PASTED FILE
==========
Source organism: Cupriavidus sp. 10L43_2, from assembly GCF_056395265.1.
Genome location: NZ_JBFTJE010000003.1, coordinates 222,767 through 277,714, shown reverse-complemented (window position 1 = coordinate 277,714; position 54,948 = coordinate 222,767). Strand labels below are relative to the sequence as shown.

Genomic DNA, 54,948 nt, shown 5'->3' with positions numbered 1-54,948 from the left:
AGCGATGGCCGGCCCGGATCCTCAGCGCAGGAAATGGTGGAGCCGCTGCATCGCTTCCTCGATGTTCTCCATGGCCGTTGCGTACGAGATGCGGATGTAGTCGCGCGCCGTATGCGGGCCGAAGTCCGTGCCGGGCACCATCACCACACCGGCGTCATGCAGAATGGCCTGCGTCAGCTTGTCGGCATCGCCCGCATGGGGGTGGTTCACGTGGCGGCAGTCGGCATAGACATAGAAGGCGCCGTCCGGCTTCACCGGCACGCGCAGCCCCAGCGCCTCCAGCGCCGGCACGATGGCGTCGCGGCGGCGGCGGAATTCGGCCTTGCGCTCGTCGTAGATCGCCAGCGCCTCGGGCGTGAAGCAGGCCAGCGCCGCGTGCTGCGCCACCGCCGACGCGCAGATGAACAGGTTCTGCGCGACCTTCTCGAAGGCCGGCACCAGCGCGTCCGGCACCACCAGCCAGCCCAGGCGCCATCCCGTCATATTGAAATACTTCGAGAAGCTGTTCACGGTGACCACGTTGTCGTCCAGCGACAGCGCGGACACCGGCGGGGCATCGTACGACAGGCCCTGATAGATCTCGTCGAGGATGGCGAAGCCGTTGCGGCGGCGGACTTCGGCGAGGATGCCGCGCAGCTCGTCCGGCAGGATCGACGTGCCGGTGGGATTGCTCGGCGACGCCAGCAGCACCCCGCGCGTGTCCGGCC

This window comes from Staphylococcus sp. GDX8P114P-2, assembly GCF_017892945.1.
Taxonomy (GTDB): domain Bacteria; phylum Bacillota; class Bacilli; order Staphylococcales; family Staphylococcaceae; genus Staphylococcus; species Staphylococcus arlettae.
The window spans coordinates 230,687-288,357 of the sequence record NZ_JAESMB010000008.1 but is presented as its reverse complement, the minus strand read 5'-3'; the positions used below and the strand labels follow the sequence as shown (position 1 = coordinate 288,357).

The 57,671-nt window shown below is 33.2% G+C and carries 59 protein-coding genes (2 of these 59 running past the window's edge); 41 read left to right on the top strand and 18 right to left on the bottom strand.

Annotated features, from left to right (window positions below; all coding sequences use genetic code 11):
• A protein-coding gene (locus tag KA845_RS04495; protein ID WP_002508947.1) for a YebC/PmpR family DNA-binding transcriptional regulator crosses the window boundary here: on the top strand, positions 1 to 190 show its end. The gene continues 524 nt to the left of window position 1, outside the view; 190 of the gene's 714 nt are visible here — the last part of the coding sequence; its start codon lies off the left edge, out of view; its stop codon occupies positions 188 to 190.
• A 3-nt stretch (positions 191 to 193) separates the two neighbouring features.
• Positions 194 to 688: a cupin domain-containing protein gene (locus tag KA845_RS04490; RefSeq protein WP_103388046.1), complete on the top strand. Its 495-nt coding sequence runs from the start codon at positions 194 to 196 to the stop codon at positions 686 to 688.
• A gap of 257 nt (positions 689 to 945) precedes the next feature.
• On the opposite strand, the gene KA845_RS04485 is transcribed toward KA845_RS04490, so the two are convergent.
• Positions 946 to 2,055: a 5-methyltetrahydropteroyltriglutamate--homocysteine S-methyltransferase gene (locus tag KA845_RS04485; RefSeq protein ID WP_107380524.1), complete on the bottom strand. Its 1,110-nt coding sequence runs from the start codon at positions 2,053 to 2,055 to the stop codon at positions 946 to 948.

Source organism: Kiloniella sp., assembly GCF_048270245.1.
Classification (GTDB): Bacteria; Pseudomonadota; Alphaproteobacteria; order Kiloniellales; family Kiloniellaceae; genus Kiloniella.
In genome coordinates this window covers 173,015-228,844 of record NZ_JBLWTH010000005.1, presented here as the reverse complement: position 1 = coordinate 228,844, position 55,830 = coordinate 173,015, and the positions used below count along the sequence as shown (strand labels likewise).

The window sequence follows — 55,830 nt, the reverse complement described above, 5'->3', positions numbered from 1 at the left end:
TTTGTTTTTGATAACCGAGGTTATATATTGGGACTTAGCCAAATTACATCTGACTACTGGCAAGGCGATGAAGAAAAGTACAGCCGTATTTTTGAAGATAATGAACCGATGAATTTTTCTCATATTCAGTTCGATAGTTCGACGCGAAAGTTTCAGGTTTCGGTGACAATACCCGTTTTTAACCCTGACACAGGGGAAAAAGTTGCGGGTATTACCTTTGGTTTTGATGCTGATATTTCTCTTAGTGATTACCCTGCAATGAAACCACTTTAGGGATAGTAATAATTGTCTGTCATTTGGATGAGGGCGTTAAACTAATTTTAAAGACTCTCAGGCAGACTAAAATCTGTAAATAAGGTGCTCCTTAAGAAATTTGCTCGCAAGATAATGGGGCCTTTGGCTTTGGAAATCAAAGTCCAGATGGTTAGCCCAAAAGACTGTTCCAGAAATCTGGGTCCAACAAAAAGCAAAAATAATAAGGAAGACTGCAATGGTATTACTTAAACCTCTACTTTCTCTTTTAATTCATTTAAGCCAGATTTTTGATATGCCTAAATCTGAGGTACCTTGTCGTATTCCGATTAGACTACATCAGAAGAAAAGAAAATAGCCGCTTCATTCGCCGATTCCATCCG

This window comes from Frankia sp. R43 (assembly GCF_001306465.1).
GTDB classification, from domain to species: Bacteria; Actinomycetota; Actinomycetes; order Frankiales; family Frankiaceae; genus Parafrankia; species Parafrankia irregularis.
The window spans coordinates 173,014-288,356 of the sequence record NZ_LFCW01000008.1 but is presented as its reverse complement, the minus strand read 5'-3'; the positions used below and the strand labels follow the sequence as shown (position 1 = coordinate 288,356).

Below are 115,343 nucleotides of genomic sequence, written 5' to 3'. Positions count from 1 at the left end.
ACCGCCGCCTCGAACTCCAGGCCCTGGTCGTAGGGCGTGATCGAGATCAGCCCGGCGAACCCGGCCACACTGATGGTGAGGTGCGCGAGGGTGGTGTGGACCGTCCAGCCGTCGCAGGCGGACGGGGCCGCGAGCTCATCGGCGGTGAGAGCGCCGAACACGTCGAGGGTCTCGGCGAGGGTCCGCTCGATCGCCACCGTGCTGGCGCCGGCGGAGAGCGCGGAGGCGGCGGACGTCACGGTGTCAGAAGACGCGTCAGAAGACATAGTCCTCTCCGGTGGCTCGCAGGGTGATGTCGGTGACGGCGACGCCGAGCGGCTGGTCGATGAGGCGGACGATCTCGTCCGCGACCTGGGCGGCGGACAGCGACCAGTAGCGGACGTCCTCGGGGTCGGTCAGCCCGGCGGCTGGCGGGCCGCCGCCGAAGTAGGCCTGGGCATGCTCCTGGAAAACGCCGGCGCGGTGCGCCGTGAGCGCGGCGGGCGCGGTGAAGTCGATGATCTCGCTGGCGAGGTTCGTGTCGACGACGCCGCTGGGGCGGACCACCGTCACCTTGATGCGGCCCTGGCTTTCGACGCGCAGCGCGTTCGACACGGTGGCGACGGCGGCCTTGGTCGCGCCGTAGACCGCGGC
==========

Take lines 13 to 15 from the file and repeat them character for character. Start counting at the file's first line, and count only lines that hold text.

• A gap of 257 nt (positions 689 to 945) precedes the next feature.
• On the opposite strand, the gene KA845_RS04485 is transcribed toward KA845_RS04490, so the two are convergent.
• Positions 946 to 2,055: a 5-methyltetrahydropteroyltriglutamate--homocysteine S-methyltransferase gene (locus tag KA845_RS04485; RefSeq protein ID WP_107380524.1), complete on the bottom strand. Its 1,110-nt coding sequence runs from the start codon at positions 2,053 to 2,055 to the stop codon at positions 946 to 948.